John Hickenlooper Wouldn't Reverse Amendment 64 Vote Today
Governor John Hickenlooper.
Break out the Cheetos and Goldfish. When Amendment 64 passed in November 2012, Governor John Hickenlooper reminded Coloradans that "federal law still says marijuana is an illegal drug, so don't break out the Cheetos or [Goldfish] too quickly."
But now it may be time to pass the snack bowl. Because while Hickenlooper admits that if he'd had a magic wand he would have reversed the result of the 64 vote, he adds:"I don't think I'd reverse it now."
Colorado's governor was one of the featured speakers on the last night's "Legalization: The Next Phase in the War on Drugs," the final symposium in the Community Now! series at the 2015 Biennial of the Americas. Tina Brown moderated a panel that, in addition to Hickenlooper, featured Ricardo Lagos, president of Chile from 2000-2006 and director of Fundación Democracia y Desarrollo, and Dr. Nora Volkow, director of the National Institute on Drug Abuse. And the evening at the Ellie Caulkins Theater kicked off with opening remarks from Kevin Sabet, co-founder (with Patrick Kennedy) of Smart Approaches to Marijuana, and Ethan Nadelmann, executive director of the Drug Policy Alliance.
Nadelmann marveled at how quickly Americans have changed their stance on issues ranging from gay rights to legalization. "A new generation will look back on the marijuana wars like Prohibition," he said, "and ask, 'What the hell was that about?'" And Colorado led the way: "What you guys did was of historic significance, and not just for Colorado," he told the audience.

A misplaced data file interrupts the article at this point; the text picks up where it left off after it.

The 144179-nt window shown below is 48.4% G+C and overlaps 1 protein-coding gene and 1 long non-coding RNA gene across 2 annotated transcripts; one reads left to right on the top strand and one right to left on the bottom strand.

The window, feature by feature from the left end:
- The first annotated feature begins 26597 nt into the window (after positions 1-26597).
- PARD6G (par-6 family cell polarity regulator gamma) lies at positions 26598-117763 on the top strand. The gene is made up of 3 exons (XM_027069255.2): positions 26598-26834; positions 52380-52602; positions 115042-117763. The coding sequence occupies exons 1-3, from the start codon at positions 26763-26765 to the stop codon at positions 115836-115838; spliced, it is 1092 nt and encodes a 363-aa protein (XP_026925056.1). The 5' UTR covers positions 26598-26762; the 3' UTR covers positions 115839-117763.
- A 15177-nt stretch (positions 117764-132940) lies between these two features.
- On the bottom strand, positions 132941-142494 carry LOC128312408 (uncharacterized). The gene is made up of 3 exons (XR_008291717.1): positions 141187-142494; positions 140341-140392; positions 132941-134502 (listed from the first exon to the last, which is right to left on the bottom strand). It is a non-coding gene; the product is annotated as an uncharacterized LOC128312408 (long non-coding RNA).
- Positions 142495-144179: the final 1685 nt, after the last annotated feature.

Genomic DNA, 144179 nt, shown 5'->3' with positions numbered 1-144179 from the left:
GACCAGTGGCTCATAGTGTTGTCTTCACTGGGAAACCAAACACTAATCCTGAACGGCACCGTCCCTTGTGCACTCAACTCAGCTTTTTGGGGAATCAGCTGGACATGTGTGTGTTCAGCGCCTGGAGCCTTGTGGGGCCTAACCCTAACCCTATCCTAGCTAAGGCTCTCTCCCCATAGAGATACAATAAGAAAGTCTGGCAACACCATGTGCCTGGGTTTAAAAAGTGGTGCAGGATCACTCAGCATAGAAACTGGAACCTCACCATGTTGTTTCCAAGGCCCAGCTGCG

Tina Brown at a Biennial event — no time for pot.
Biennial of the Americas
Brown — who said she hadn't visited a local pot shop because she had to moderate the panel — started out the panel by asking Hickenlooper about Colorado's "bold social experiment."
"I tried to slow it down," he admitted. "When other governors ask, I'm very blunt: 'The jury's still out.'"
But Hickenlooper's administration hasn't been waiting around for the verdict. Under Andrew Freedman, director of Marijuana Coordination for the state (whom Hickenlooper touted from the stage), the administration has been researching legal issues, the affect on kids, mental-health issues, regulatory reforms and otherwise moving forward with an industry that's already brought the state almost $100 million in taxes, the governor noted.
Brown asked Hickenlooper about the biggest surprise he'd found in the wake of legalization. "The industry that's grown up has been responsible," he responded. "There are a couple of bad actors, but they are very careful."
And yes, right after the election, if he'd had a magic wand, "I would have turned it around," Hickenlooper told Brown. "I don't think I'd reverse now."
That doesn't mean everything is ideal in Denver, though. Because marijuana is still illegal on a federal level, the ban on banking stymies what's become a $1 billion cash business in Colorado, and there's a lid on critical research that might help that jury reach a decision. And since the state had to come up with its regulations regarding marijuana so quickly, the rules could use some tweaks.
But then, with Colorado laws in general, Hickenlooper noted, "there are lots of things I'd like to do."
Break out the goldfish.
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